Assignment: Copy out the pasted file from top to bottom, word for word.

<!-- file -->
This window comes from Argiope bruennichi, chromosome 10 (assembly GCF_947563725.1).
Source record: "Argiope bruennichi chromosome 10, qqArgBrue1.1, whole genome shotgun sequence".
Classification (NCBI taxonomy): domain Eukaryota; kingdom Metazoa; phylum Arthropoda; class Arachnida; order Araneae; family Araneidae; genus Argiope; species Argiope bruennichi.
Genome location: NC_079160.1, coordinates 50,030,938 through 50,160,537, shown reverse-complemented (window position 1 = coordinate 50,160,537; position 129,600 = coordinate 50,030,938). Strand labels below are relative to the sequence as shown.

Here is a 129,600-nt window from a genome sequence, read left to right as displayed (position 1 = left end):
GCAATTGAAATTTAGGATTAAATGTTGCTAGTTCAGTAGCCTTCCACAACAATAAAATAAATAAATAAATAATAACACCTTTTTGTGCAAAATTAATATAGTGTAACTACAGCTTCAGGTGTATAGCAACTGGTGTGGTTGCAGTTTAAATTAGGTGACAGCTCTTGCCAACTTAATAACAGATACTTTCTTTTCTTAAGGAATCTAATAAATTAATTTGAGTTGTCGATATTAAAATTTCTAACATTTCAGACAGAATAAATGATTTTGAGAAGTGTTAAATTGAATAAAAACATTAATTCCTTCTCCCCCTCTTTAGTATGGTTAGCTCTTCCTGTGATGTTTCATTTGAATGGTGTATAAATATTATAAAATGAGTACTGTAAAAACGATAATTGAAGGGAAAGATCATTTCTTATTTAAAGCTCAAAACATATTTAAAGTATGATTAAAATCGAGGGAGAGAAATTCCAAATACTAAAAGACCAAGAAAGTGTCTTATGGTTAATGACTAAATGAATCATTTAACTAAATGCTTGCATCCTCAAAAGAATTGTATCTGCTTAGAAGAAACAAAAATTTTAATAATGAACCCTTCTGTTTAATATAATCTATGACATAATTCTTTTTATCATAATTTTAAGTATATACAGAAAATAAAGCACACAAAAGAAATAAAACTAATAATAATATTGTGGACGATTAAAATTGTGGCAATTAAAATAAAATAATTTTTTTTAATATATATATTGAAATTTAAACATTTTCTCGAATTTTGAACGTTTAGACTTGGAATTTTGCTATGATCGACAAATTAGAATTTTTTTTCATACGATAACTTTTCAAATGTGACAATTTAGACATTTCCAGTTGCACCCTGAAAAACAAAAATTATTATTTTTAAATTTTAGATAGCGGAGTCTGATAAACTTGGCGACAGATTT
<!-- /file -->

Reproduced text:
This window comes from Argiope bruennichi, chromosome 10 (assembly GCF_947563725.1).
Source record: "Argiope bruennichi chromosome 10, qqArgBrue1.1, whole genome shotgun sequence".
Classification (NCBI taxonomy): domain Eukaryota; kingdom Metazoa; phylum Arthropoda; class Arachnida; order Araneae; family Araneidae; genus Argiope; species Argiope bruennichi.
Genome location: NC_079160.1, coordinates 50,030,938 through 50,160,537, shown reverse-complemented (window position 1 = coordinate 50,160,537; position 129,600 = coordinate 50,030,938). Strand labels below are relative to the sequence as shown.

Here is a 129,600-nt window from a genome sequence, read left to right as displayed (position 1 = left end):
GCAATTGAAATTTAGGATTAAATGTTGCTAGTTCAGTAGCCTTCCACAACAATAAAATAAATAAATAAATAATAACACCTTTTTGTGCAAAATTAATATAGTGTAACTACAGCTTCAGGTGTATAGCAACTGGTGTGGTTGCAGTTTAAATTAGGTGACAGCTCTTGCCAACTTAATAACAGATACTTTCTTTTCTTAAGGAATCTAATAAATTAATTTGAGTTGTCGATATTAAAATTTCTAACATTTCAGACAGAATAAATGATTTTGAGAAGTGTTAAATTGAATAAAAACATTAATTCCTTCTCCCCCTCTTTAGTATGGTTAGCTCTTCCTGTGATGTTTCATTTGAATGGTGTATAAATATTATAAAATGAGTACTGTAAAAACGATAATTGAAGGGAAAGATCATTTCTTATTTAAAGCTCAAAACATATTTAAAGTATGATTAAAATCGAGGGAGAGAAATTCCAAATACTAAAAGACCAAGAAAGTGTCTTATGGTTAATGACTAAATGAATCATTTAACTAAATGCTTGCATCCTCAAAAGAATTGTATCTGCTTAGAAGAAACAAAAATTTTAATAATGAACCCTTCTGTTTAATATAATCTATGACATAATTCTTTTTATCATAATTTTAAGTATATACAGAAAATAAAGCACACAAAAGAAATAAAACTAATAATAATATTGTGGACGATTAAAATTGTGGCAATTAAAATAAAATAATTTTTTTTAATATATATATTGAAATTTAAACATTTTCTCGAATTTTGAACGTTTAGACTTGGAATTTTGCTATGATCGACAAATTAGAATTTTTTTTCATACGATAACTTTTCAAATGTGACAATTTAGACATTTCCAGTTGCACCCTGAAAAACAAAAATTATTATTTTTAAATTTTAGATAGCGGAGTCTGATAAACTTGGCGACAGATTT